Sun | Aug 19, 2018

FSC monitoring complaints

Published:Tuesday | February 17, 2015 | 12:00 AM
Janice Holness, executive director, Financial Services Commission

The Financial Services Commission (FSC) notes the contents of two columns published in The Sunday Gleaner of January 18 and 25, 2015 titled, 'Are insurance customers treated fairly? Parts 1 and 2', written by Cedric Stephens.

The FSC's mandate is to protect the users of financial services while ensuring that, as the regulator, supervision is carried out, using current international standards and best practices. All areas of market conduct are included as part of the on-site examinations of insurers, which have been undertaken by the FSC since its establishment in 2001.

Additionally, since 2009, the FSC deepened its examination focus on the market-conduct operations of the companies, and developed and implemented targeted on-site examination procedures that focus specifically on this area.

Where claims-processing issues are identified during the examinations process, the FSC ensures that the insurer implements procedures and/or systems to remedy the current situation and mitigate the problems from recurring.

Complaints directed to the FSC would, of course, support enhancements in this regard. Therefore, insurance customers are encouraged to file, with the FSC's Investigation and Enforcement Division, complaints they may have, as it relates to the manner in which regulated entities conduct business with them, particularly when they perceive that they are unfairly treated.

This allows the FSC to not only provide support to the customers, in keeping with its mandate, but also to have information to keep abreast of developing issues and trends, thereby allowing the FSC, as the regulator of the sector, to appropriately set requirements particularly in regard to market conduct.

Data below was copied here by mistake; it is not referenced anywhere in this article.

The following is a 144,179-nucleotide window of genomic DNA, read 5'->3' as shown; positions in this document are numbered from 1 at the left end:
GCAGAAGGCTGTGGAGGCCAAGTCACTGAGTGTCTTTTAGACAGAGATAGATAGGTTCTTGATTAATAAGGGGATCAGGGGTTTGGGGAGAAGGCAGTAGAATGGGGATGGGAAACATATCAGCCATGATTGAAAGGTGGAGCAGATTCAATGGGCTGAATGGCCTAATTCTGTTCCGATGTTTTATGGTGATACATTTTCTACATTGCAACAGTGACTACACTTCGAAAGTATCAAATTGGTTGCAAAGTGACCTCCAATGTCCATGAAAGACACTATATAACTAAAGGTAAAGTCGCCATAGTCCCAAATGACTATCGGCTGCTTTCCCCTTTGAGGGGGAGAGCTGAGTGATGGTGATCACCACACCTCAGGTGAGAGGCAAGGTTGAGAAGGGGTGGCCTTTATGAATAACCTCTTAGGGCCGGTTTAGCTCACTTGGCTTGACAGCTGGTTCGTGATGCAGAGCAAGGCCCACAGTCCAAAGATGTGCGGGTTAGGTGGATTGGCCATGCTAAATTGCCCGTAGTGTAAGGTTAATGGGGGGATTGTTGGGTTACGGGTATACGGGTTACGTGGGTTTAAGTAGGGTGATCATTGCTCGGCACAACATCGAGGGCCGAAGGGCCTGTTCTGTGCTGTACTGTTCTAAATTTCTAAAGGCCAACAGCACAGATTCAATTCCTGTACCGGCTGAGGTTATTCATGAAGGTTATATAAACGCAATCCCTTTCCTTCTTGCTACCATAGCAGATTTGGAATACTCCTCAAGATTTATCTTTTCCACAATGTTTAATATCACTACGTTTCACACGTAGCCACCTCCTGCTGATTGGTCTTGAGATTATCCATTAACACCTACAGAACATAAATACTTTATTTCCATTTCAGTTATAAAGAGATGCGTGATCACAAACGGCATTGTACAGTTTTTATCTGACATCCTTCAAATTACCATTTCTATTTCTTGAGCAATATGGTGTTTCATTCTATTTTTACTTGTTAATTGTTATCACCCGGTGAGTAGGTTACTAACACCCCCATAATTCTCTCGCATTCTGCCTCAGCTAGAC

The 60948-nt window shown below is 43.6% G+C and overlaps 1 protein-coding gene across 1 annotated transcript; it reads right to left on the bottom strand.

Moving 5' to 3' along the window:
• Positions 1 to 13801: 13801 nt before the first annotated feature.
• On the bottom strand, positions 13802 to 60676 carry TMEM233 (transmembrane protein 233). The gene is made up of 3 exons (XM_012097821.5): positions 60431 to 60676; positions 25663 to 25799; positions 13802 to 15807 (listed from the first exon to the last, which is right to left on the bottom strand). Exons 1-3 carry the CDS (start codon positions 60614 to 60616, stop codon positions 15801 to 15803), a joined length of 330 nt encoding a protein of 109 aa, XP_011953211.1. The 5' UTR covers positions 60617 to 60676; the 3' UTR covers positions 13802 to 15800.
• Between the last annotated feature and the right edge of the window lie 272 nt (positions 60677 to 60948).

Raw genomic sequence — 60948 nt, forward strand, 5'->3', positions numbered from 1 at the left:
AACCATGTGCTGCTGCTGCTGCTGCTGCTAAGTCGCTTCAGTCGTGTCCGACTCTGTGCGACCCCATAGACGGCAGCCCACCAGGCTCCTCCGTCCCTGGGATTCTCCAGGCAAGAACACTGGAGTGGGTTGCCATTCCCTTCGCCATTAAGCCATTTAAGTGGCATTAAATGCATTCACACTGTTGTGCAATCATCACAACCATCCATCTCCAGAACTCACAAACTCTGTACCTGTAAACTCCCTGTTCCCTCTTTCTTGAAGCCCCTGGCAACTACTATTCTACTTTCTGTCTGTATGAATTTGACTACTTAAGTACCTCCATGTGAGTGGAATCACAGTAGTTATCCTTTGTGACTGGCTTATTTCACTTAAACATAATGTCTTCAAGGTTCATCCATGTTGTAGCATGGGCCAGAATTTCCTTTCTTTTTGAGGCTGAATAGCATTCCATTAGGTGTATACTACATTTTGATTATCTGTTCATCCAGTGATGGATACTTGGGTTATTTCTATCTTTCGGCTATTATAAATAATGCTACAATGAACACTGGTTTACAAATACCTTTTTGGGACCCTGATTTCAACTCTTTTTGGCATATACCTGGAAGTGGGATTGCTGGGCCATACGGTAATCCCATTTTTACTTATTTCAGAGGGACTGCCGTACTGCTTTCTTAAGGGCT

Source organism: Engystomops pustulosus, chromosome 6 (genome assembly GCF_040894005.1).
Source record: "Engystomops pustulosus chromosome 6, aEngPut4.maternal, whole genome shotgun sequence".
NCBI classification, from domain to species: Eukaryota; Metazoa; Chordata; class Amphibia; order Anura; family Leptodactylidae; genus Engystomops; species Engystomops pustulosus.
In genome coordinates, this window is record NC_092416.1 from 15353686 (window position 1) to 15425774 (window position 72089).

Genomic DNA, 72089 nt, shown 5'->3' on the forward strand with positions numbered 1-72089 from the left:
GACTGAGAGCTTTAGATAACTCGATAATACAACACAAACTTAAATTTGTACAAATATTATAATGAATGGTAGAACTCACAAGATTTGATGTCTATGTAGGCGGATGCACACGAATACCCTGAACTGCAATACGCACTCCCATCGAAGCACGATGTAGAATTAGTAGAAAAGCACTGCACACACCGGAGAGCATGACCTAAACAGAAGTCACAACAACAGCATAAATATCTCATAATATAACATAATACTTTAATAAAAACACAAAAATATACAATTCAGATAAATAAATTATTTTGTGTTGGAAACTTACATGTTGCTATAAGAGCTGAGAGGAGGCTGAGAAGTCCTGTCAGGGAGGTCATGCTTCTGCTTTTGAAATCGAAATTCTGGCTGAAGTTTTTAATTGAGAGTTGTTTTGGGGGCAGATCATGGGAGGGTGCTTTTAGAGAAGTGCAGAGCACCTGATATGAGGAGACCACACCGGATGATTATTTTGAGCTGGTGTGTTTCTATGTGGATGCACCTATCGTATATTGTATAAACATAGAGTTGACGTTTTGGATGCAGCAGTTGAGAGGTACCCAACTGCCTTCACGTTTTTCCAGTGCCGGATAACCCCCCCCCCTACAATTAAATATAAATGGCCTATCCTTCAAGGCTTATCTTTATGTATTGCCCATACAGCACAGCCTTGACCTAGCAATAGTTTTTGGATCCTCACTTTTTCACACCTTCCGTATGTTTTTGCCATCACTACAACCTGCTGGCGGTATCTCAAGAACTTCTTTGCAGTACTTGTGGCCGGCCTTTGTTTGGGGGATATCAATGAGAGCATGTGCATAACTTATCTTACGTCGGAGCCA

The FSC also ensures fitness and propriety of registrants, which at an organisational level, requires the insurer to demonstrate that it has the capacity to properly carry out all aspects of insurance business for which it has been registered by the FSC. The ACII designation from the Chartered Insurance Institute is one such accreditation that is recognised, and all general insurers do have staff with this certification, which provides attestation regarding competence.

More important, during 2013-2014, the FSC, in line with its supervisory mandate, engaged the insurance industry in discussions in order to develop a more comprehensive and robust framework by which insurance entities should benchmark their performance, in respect of market conduct.

These discussions culminated in the development of the Market Conduct Guidelines, which were disseminated to all insurers and intermediaries in July 2014. The document is on the FSC website, and is available for viewing at

The Market Conduct Guidelines is based on the Insurance Core Principles recommended by the International Association of Insurance Supervisors (IAIS), to which Mr Stephens made reference. It addresses the issue of care, skill and due diligence that insurance entities should adopt as well as the implementation and maintenance of proper complaints and claims-handling procedures.

The FSC upgraded its website to facilitate the direct submissions of complaints by the public. A 'contact' tab, located on the home page, may be utilised by complainants to submit their concerns and complaints. There is also a separate 'complaints' tab where additional information is provided to advise the FSC about customer complaints to be addressed by us, which, again, also facilitates complaints submissions.

The FSC, mindful of its role and the importance of being current, recently conducted an independent self-assessment in which a consultant from the World Bank carried out a comparative analysis of the Insurance Core Principles, as stipulated by IAIS, against the current legislation and guidelines used by the FSC.

The information from this analysis allows the FSC to update or issue new guidelines, in the short term, as well as, propose amendments to the legislation. It, therefore, means that the regulations of the industry remain, at all times, in line with international standards and best practices, thus providing adequate protection to consumers of financial services.

The FSC welcomes input from all external stakeholders as to how it can continue to improve on the quality of the services we offer, in line with our corporate values. As such, we encourage initial dialogue, which can help to eliminate misunderstandings and ensure completeness and accuracy of data shared with the public.

n Janice P. Holness is executive director, FSC. Email feedback to